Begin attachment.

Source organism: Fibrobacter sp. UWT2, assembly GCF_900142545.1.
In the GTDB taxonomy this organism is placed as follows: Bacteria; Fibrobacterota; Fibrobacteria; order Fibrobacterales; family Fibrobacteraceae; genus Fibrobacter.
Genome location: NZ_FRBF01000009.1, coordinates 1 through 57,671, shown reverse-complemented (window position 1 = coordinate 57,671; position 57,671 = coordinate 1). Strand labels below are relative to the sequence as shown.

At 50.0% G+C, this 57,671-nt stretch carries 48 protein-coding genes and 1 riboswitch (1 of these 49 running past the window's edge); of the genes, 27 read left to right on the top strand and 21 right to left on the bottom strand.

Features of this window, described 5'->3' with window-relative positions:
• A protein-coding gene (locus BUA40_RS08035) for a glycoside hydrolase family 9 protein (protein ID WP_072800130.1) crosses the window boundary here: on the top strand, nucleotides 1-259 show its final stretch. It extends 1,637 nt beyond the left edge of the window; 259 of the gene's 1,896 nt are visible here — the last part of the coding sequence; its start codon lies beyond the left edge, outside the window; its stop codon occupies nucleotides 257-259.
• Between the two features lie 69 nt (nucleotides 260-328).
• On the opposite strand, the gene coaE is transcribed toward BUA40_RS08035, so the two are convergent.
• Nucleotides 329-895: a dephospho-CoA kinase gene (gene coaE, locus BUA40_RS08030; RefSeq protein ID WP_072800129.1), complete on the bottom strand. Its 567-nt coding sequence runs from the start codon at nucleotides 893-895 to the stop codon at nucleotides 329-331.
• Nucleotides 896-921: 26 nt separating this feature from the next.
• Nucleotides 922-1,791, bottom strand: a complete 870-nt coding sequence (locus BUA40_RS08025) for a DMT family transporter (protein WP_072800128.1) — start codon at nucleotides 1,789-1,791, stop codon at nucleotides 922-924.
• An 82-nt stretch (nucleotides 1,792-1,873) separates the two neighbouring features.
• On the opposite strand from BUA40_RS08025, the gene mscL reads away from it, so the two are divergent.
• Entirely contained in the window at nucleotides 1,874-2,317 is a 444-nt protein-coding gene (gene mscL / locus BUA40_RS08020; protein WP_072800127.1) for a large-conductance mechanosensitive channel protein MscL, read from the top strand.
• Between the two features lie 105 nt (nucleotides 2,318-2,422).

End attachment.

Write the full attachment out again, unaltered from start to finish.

Source organism: Fibrobacter sp. UWT2, assembly GCF_900142545.1.
In the GTDB taxonomy this organism is placed as follows: Bacteria; Fibrobacterota; Fibrobacteria; order Fibrobacterales; family Fibrobacteraceae; genus Fibrobacter.
Genome location: NZ_FRBF01000009.1, coordinates 1 through 57,671, shown reverse-complemented (window position 1 = coordinate 57,671; position 57,671 = coordinate 1). Strand labels below are relative to the sequence as shown.

At 50.0% G+C, this 57,671-nt stretch carries 48 protein-coding genes and 1 riboswitch (1 of these 49 running past the window's edge); of the genes, 27 read left to right on the top strand and 21 right to left on the bottom strand.

Features of this window, described 5'->3' with window-relative positions:
• A protein-coding gene (locus BUA40_RS08035) for a glycoside hydrolase family 9 protein (protein ID WP_072800130.1) crosses the window boundary here: on the top strand, nucleotides 1-259 show its final stretch. It extends 1,637 nt beyond the left edge of the window; 259 of the gene's 1,896 nt are visible here — the last part of the coding sequence; its start codon lies beyond the left edge, outside the window; its stop codon occupies nucleotides 257-259.
• Between the two features lie 69 nt (nucleotides 260-328).
• On the opposite strand, the gene coaE is transcribed toward BUA40_RS08035, so the two are convergent.
• Nucleotides 329-895: a dephospho-CoA kinase gene (gene coaE, locus BUA40_RS08030; RefSeq protein ID WP_072800129.1), complete on the bottom strand. Its 567-nt coding sequence runs from the start codon at nucleotides 893-895 to the stop codon at nucleotides 329-331.
• Nucleotides 896-921: 26 nt separating this feature from the next.
• Nucleotides 922-1,791, bottom strand: a complete 870-nt coding sequence (locus BUA40_RS08025) for a DMT family transporter (protein WP_072800128.1) — start codon at nucleotides 1,789-1,791, stop codon at nucleotides 922-924.
• An 82-nt stretch (nucleotides 1,792-1,873) separates the two neighbouring features.
• On the opposite strand from BUA40_RS08025, the gene mscL reads away from it, so the two are divergent.
• Entirely contained in the window at nucleotides 1,874-2,317 is a 444-nt protein-coding gene (gene mscL / locus BUA40_RS08020; protein WP_072800127.1) for a large-conductance mechanosensitive channel protein MscL, read from the top strand.
• Between the two features lie 105 nt (nucleotides 2,318-2,422).